We carry the responsibility and the duty to educate ourselves on every social issue—even when we don’t think it relates, because it always does. It’s the social part of social work. We do not exist to help and treat ourselves.

I’ll admit that after 7 hours of school and 3 hours of work, it was only natural to feel reluctant about sitting though another lecture in spite of the food and extra credit benefit. But it was my duty as a social worker to educate myself on the ways in which institutional racism is impacting all of us. If I hadn’t, I’d be right back to where I was on Wednesday at 6:29 pm: yeah, but what does this have to do with me?

Prince vs. Michael Jackson

Other appropriate titles for this post:

• In which I hit myself in the face with a bed frame
• Moving the entire Southeast Louisiana Red Cross down 8 flights
• An early morning sprint down St. Charles avenue

Last Friday, I moved out of the Med District downtown into a loft-type apartment on St. Charles Ave, uptown. When I got up the six flights to my new apartment and my key didn’t work, I had no choice but to call it a night. When I say ‘call it a night’ I mean I dumped all my stuff on the floor and met some people at Republic for the Prince vs. Michael Jackson DJ battle.

I got there at eleven, which I thought was appropriately late for someone approaching 30. But apparently eleven is the new 5:30. I made it just in time for the geriatric beer specials and sat down at an empty lounge area to wait. There were some little business cards with the Uptown Salon logo on the lounge table, and I wondered why someone had left all their business cards around. It wasn’t until I was served a bucket of champagne that I realized I was sitting in Uptown Salon’s reserved booth, and that Republic thought I was the first member of Uptown Salon to arrive.

I sent this text to Sprinky: I hit a new low. I’m at a club by myself drinking $2 miller high life in someone else’s booth waiting for a DJ battle between Michael Jackson and Prince to start. Where did things go wrong?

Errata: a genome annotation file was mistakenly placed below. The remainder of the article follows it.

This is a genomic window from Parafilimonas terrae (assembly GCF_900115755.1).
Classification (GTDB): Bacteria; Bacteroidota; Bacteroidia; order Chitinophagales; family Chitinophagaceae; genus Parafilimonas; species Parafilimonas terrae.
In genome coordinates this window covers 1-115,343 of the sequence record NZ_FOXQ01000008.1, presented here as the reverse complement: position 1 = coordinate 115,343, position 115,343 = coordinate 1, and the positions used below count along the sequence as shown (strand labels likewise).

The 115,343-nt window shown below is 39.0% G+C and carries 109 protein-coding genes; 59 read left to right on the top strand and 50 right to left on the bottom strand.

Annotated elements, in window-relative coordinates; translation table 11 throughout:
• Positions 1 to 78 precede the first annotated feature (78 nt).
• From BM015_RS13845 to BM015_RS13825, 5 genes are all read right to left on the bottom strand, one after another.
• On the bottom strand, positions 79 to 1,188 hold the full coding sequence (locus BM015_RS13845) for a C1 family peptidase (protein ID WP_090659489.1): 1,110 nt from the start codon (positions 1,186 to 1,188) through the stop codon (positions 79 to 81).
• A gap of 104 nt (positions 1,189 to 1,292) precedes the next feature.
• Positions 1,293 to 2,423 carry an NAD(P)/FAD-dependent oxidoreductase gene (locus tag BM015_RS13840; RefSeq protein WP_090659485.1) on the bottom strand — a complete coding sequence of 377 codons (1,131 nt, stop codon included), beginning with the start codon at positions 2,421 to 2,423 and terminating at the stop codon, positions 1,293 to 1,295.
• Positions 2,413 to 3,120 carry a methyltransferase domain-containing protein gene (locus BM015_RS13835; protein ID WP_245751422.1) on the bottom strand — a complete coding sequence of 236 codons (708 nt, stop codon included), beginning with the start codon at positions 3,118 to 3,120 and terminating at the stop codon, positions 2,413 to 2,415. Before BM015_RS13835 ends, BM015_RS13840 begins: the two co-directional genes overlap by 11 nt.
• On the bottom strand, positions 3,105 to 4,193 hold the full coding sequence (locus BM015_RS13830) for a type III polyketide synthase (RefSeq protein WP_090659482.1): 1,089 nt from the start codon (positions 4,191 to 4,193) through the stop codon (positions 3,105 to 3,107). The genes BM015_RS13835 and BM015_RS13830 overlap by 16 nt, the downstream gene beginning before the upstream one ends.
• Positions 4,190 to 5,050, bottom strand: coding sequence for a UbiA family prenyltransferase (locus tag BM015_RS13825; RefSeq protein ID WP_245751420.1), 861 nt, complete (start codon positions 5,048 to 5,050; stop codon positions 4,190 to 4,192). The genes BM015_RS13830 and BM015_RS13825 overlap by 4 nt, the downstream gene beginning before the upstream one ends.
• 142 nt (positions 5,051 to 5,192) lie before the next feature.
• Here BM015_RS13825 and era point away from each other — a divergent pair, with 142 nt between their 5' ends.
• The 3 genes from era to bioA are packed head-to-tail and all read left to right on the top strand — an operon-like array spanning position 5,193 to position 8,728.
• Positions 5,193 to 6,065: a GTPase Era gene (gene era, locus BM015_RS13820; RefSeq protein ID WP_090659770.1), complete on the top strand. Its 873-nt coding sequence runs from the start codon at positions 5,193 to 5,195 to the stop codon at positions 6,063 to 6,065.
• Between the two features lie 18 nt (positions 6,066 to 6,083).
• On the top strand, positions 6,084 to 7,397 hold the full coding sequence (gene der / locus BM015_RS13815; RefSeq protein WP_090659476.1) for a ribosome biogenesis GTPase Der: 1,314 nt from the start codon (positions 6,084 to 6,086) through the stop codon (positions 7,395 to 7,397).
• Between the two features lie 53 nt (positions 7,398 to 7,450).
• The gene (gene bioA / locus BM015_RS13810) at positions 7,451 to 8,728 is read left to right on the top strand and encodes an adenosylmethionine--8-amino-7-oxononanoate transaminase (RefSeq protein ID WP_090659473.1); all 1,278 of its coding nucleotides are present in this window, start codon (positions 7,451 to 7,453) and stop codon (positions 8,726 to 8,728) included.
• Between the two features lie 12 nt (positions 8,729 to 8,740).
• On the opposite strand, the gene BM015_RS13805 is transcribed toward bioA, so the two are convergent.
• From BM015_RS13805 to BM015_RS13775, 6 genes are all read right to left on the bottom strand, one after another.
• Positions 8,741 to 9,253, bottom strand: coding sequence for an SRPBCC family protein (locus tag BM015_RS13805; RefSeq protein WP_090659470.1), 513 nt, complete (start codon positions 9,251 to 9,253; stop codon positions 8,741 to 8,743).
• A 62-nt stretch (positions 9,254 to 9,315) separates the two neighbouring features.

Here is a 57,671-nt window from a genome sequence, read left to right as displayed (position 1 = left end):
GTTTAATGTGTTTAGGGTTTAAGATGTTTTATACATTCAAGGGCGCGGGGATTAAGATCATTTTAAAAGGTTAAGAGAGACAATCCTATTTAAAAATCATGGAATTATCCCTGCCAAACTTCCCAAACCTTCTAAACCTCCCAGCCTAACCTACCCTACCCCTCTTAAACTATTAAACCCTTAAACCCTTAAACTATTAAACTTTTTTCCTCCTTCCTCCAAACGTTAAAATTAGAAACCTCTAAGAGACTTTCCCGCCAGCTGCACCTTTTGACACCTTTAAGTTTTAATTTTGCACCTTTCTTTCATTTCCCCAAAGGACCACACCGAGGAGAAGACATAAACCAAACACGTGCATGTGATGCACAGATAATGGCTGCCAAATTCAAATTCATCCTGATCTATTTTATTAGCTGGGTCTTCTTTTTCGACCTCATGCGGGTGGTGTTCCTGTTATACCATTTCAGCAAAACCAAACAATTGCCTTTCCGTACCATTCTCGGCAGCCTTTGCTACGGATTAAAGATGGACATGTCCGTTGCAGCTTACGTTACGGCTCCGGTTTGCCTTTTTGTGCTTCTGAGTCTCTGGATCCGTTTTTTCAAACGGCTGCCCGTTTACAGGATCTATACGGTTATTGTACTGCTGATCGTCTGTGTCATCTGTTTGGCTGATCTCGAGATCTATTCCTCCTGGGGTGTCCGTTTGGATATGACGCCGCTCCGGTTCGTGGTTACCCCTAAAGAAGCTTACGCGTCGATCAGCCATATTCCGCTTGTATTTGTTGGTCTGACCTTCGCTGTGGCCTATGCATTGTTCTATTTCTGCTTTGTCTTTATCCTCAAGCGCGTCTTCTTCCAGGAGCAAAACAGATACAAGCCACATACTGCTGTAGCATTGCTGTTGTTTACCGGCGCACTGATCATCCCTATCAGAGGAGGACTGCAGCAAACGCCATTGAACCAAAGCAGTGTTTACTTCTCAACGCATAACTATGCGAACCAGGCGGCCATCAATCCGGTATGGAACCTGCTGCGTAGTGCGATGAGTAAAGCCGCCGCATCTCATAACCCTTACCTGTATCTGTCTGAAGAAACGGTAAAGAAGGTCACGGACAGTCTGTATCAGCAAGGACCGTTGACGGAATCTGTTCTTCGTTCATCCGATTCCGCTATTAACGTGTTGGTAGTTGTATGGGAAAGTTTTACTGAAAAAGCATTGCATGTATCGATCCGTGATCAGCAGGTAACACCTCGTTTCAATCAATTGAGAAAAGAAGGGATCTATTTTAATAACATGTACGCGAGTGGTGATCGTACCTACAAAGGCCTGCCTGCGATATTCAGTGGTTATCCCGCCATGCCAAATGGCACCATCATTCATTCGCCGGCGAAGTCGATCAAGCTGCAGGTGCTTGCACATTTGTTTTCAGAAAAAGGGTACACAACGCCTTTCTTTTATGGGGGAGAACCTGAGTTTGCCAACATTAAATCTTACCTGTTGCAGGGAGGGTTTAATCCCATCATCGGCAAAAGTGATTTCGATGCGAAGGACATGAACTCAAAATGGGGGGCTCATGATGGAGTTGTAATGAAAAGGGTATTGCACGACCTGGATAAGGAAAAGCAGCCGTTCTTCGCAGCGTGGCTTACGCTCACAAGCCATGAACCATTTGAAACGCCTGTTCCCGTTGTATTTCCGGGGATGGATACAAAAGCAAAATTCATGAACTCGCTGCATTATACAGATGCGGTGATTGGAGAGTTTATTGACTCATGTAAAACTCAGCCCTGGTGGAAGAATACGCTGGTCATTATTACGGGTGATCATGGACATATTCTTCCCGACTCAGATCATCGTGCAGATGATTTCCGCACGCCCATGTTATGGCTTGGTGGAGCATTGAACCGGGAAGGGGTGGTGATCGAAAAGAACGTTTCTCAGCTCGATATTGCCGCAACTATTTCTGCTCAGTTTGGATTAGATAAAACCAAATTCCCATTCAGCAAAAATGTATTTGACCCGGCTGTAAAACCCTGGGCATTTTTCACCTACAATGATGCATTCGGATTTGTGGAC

I was about to call it quits, but then Prince showed up. Everywhere.

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Michael Jackson followed.
And then my friends.
I’m not sure if Uptown Salon ever made it, but I should send them a thank-you for the champagne…

Prince and Michael Jackson at the DJ booth discussing weather or not Billy Jean was his lover-

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The next morning I met the furniture guy at 8:30, and the leasing agent let me into the apartment. This is what she said: Oh, there is a trick to unlocking the apartments. You didn’t know? (Hello. How could I have known that, lady?)

The apartment is amazing- full skyline view of the city, open loft-type floor plan, HUGE closet- think Carrie Bradshaw in the brownstone- and cheaper than where I was living before. Before you get jealous, realize I am only talking about 450 square feet of goodness. But for me, it’s perfect.

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I spent two days moving and still have not unpacked. I did, however, put together a desk, a futon, a bed frame and a bookshelf and arrange them all myself. And then I hit myself in the face with the bed frame. I was trying to put bed elevators underneath, and the bed shifted and fell on my face. The next day I went to school and introduced myself to all my potential employers at the internship fair with a black eye and small gash.

I also spent Thursday morning moving the Red Cross, which has been displaced for the entire three years following Katrina. They’ll fling open the doors to their original pre-Katrina office tomorrow morning on Canal Street. The chapter has been functioning out the 4th floor of the T-mobile building in Metairie—which has no elevator. We lined up 50 people up and down 8 flights of stairs and moved the entire Red Cross, one box at a time, in an assembly line from the fourth floor down.  It was exhausting, but I felt happy to help considering how unreal it is that this chapter, among everything in the city, is just now moving home for the first time, and I helped carry a box. Or two. Hundred.

On Friday, as if my body really needed the extra early morning sprint, I walked out of my apartment and caught a glimpse of the Tulane shuttle turning the corner a block-and-a-half away. I thought my days of chasing the shuttle were over. Turns out, the only thing worse than chasing the shuttle down Tulane Avenue is chasing it up St. Charles where my classmates can see me. I crossed my fingers hoping that no one was on the streetcar that day.  It was an ugly, panicked run, knocking old men out of the way and flinging people to the side with my bookbag…

The most annoying part happened when I heaved myself onto the shuttle and flopped down, gagging and coughing and sighing and looking around saying, “Thank GodI made it!”

We just sat there for another 5 minutes.

When I walked into Tools, totally stressed and falling apart at the outfit/hair seams from all the running, Allison said, “Brooke. I saw you exit your apartment this morning.”

She didn’t laugh right away, which was nice.
I asked if she’d seen everything, and she said she had.  She said she wanted to yell out after me, “Don’t worry! It’s only Tools!” but I was too fast.
Anytime I picture myself sprinting down St. Charles Avenue at 7:58 am, I laugh out loud.